Fig. 2. In vitro maturation (IVM) of pig oocyte in the absence (W/O) or presence of interleukin-6 (IL-6). The percentage of metaphase II formation (A), abnormal cortical granule (CG) migration (B), abnormal chromosome formation (C), and abnormal spindle alignment (D) were examined after IVM 44 hrs. All experiments were repeated 5 times. Values are expressed as the mean ± standard error of the mean (SEM). The different superscripts in each group of columns denote a significant difference at *p < 0.05 and **p < 0.01.

Fertilization failure increases in oocytes matured in the presence of IL-6

Oocytes were matured in the absence or presence of IL-6 for 44 hrs, after which oocytes reaching MII were selected for fertilization. Sperm penetration, embryo cleavage and blastocyst formation were examined after IVF and IVC, at 20, 48, and 144 hrs, respectively (Fig. 3). Total fertilization rate was observed to decrease in oocytes matured with IL-6 (49.4 - 65.6%) as compared to oocytes matured without IL-6 (83%; p < 0.05 and p < 0.01; Fig. 3A). No significant difference was obtained in the rate of polyspermy, but a higher rate of polyspermy was observed in oocytes matured without IL-6 (62.7% vs. 46.7 - 37.7%; Fig. 3B). A lower percentage of embryo cleavage was observed in oocytes matured with IL-6 (50.1 - 63.1%) than oocytes matured without IL-6 (67.1%; p < 0.01 and p < 0.001; Fig. 4A), which subsequently resulted in decreasing the percentage of blastocyst formation (6.2 - 16.3% vs. 26.7%; p < 0.05; Fig. 4B).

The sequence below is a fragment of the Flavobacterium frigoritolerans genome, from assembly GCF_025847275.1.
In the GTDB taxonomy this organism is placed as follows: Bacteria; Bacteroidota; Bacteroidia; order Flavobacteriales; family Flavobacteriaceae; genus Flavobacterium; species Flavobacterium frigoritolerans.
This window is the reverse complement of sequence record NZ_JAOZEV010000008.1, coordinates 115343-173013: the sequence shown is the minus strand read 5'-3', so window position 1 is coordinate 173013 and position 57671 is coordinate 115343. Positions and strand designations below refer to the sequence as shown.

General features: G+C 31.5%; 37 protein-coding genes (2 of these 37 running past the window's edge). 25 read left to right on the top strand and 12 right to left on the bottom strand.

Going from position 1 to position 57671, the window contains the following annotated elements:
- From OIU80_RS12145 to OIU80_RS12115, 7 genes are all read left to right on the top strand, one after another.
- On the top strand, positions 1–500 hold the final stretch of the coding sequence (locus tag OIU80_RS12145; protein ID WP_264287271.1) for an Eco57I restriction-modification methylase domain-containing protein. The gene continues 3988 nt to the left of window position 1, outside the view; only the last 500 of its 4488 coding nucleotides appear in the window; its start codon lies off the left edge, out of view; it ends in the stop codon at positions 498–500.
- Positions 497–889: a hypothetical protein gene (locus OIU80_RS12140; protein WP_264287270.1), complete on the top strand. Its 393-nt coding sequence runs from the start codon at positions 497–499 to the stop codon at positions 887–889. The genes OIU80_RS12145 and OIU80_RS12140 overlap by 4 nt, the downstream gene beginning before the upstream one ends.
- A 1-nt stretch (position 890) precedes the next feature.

Fig. 3. In vitro fertilization (IVF) of pig oocytes matured in the absence (W/O) or presence of interleukin-6 (IL-6). The percentage of total fertilization (A) and polyspermy (B) were examined after IVF 20 hrs. All experiments were repeated 5 times. Values are expressed as the mean ± standard error of the mean (SEM). The different superscripts in each group of columns denote a significant difference at *p < 0.05 and **p < 0.01.

Fig. 4. Subsequent embryo development derived from pig oocytes matured with or without (W/ O) interleukin-6 (IL-6). The percentage of cleaved embryos (A) and blastocyst formation (B) were examined after IVF 144 hrs. All experiments were repeated 5 times. Values are expressed as the mean ± standard error of the mean (SEM). The different superscripts in each group of columns denote a significant difference at *p < 0.05, **p < 0.01, and ***p < 0.001.